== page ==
The maxim that time is money was confirmed on my way back from a short holiday in Austin, Texas recently as I was extended an offer I couldn’t refuse: give up my confirmed seat on the last Air Canada flight of the night Toronto – Edmonton in exchange for a seat on the first morning flight, a future travel credit of CAD$800, airport hotel accommodation and a $10 breakfast voucher. Right place, right time never hurts but being flexible can pay off.
Given I really didn’t need to show up at work until 11 AM, I quickly calculated that whether I kept my confirmed seat and arrived into Edmonton past 1 AM and caught a few hours sleep at home or whether I slept for a few hours at an airport hotel and jumped on the first morning flight and showed up at the office near Noon it didn’t make much difference but volunteering would net me quite a haul considering I was travelling on an Air Miles award ticket. I spoke to the Air Canada gate agent letting them know I was willing to volunteer to give up my seat for the offered compensation and left my boarding pass to stand aside and watch the flight board without me, a bit of an odd feeling. One of the other volunteers who accepted the airline’s offer mentioned that the reason the flight home to Edmonton was sold out was because the previous flight had been cancelled and so there were more passengers than seats on the last flight.
After being given our boarding passes back and sent down to the customer service desk where we would be given our hotel and food vouchers and an $800 electronic travel voucher good for future use, a small group of us boarded the hotel airport shuttle bus around midnight for the short ride to our hotel rooms we would be in for a short time before heading back for the first morning flight. I caught a few hours sleep at the Crowne Plaza Toronto Airport hotel, rode the shuttle back to Pearson Airport the next morning, checked in and used my food voucher before boarding the flight back to Edmonton.
It’s worth noting that in airline parlance I’d voluntarily accepted a ‘bump’ in return for compensation and in cases when the flight is overbooked the airline is required to seek volunteers with announcements in the gate. Should nobody step forward to accept the announced offer then passengers can be bumped against their will, or involuntarily bumped, and should’ve received the same or similar future travel credit along with the hotel and food vouchers as I did.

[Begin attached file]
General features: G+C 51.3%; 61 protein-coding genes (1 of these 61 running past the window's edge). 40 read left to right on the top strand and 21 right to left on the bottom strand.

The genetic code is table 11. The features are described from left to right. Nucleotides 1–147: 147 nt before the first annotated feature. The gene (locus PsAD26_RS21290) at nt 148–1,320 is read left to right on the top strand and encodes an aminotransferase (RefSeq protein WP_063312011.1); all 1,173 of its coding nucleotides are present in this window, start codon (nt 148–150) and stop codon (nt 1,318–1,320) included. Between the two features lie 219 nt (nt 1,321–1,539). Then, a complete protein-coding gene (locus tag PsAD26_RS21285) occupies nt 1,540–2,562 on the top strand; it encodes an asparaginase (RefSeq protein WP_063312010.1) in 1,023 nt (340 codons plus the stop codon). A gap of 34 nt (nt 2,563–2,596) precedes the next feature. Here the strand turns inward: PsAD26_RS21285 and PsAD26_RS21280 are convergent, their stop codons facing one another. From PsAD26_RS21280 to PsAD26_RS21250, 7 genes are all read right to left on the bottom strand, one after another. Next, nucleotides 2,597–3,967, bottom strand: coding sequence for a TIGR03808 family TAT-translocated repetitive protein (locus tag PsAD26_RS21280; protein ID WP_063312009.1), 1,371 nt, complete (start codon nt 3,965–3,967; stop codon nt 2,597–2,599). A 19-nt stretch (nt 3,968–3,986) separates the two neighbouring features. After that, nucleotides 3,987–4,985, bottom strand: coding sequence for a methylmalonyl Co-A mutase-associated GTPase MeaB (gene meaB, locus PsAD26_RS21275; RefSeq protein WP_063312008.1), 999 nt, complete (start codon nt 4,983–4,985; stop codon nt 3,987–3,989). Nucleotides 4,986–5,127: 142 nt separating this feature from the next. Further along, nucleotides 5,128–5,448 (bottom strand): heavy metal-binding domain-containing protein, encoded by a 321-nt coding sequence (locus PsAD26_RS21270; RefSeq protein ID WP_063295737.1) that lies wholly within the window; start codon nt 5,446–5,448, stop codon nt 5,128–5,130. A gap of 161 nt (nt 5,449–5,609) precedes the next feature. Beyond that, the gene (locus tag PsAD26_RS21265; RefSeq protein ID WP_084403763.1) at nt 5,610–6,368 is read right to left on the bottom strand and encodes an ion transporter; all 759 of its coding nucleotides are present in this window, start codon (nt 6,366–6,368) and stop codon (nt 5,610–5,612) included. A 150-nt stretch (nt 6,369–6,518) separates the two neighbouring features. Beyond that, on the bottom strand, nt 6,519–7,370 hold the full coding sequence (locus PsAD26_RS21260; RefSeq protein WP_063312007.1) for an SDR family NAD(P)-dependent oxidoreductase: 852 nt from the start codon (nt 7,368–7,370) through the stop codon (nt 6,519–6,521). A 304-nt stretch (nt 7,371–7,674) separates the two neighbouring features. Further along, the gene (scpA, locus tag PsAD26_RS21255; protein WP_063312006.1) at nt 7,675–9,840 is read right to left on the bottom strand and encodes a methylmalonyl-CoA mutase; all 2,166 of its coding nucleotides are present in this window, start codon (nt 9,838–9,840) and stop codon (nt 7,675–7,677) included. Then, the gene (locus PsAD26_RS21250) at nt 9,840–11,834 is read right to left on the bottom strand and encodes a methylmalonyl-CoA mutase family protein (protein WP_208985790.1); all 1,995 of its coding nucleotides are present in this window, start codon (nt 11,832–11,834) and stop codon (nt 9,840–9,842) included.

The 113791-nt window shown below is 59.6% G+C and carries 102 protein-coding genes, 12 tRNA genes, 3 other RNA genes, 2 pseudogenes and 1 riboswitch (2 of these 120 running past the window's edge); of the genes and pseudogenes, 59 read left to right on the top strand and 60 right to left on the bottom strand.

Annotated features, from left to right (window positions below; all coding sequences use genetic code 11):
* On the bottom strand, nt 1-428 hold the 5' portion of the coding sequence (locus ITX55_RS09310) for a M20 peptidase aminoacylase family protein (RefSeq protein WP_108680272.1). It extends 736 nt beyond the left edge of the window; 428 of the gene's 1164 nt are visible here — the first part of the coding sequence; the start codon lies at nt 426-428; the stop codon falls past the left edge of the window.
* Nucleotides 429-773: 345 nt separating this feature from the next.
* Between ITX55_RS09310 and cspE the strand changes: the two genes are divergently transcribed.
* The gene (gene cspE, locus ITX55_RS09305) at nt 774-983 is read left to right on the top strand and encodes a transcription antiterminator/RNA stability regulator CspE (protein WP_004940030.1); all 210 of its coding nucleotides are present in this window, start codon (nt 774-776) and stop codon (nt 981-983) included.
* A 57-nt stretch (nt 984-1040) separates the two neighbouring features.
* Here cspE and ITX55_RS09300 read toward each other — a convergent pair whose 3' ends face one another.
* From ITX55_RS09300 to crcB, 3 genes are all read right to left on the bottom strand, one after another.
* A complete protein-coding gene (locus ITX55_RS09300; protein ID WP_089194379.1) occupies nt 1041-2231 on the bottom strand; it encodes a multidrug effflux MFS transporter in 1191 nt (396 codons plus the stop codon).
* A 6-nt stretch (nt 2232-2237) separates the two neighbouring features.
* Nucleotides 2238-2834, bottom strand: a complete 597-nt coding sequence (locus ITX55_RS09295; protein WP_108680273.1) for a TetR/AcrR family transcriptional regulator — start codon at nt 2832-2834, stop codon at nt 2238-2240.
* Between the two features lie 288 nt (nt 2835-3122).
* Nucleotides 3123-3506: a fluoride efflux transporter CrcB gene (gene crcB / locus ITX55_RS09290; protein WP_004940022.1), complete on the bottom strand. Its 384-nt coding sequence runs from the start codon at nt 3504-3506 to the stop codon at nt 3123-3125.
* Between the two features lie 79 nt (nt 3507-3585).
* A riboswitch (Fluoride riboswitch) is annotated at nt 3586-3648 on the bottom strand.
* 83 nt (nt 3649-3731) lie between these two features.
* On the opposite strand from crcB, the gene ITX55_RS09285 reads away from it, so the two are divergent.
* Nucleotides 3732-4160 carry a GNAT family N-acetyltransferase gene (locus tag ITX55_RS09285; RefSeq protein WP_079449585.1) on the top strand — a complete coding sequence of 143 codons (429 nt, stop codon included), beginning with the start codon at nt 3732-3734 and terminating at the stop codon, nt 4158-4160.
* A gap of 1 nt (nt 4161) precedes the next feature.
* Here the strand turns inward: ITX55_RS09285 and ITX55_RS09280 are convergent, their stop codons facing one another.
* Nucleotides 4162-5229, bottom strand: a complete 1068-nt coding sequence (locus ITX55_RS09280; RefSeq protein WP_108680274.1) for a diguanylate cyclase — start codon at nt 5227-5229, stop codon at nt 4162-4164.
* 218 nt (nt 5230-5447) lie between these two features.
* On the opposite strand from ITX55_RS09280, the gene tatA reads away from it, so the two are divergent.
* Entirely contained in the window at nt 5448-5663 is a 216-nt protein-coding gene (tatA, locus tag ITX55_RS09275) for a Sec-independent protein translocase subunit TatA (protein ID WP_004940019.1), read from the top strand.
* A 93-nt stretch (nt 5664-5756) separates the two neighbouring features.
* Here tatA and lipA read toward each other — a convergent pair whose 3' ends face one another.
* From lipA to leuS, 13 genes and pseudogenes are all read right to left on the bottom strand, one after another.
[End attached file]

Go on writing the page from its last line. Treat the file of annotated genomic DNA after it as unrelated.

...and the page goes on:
This happens as the majority of airlines overbook their flights by as much as 10% knowing there will be a certain number of passengers who no-show or cancel last-minute based on sophisticated computer seat management software. The fancy formulas work 99% of the time but there’s 1% of flights that are oversold when an airline needs to bump passengers and as a result of this 2013 Canadian Transportation Agency ruling must compensate them $200 for a delay of less than two hours, $400 if the delay is between two to six hours, and $800 if it’s six hours or more. If you don’t have the flexibility to alter your travel plans there are some strategies to avoid being bumped:
- Confirm seat assignment as far in advance as possible either without charge if your fare allows it or for a small fee if it doesn’t and don’t be too picky as any seat assignment such as a middle seat is better than none at all and often these seat assignments can be adjusted at airport check-in
- Check-in as early as possible for your flight; online check-in for most flights opens 24-hours prior to departure so it’s well worth the few minutes it takes to complete this process
- Consider how you travel as airline’s are far less willing to bump one of their frequent flyers, especially those who hold elite status
- Avoid peak travel times of the day such as the first flight of the day or last flight of the night in favor or midday departures
If you have the flexibility to accept a voluntary bump the compensation can be several times the fare paid so it can pay to get to the gate early and listen for announcements seeking volunteers although it helps your cause if your don’t have checked baggage. If volunteering there are a few things worth considering:
- Ensure your delay is worth the advertised offer; airlines will usually start with low compensation offers meaning that the last holdout might get more than the first volunteer
- Confirm when your next flight out is and that it’s a confirmed seat
- Confirm that overnight airport hotel accommodation is included
- Ask for a certificate with a specific dollar amount instead of a more generic ‘free flight’ voucher as often these have restrictions such as blackout dates, limited seating or ineligible flights
- The travel credit value may be used toward a future ticket’s base fare only, not airline fuel surcharges or taxes
I’d often heard the announcements while killing time in boarding gates but hadn’t accepted the advertised offer however based on my recent experience may be far more willing to consider it in future as being self-employed and not having to conform to an employers work schedule is a hugely liberating factor. My travel credit is valid for a year and may be parcelled out to be used against several smaller trips or one big journey so appreciate the flexibility it offers. The only challenging decision is deciding where to travel with my credit but something tells me I can find a few destinations.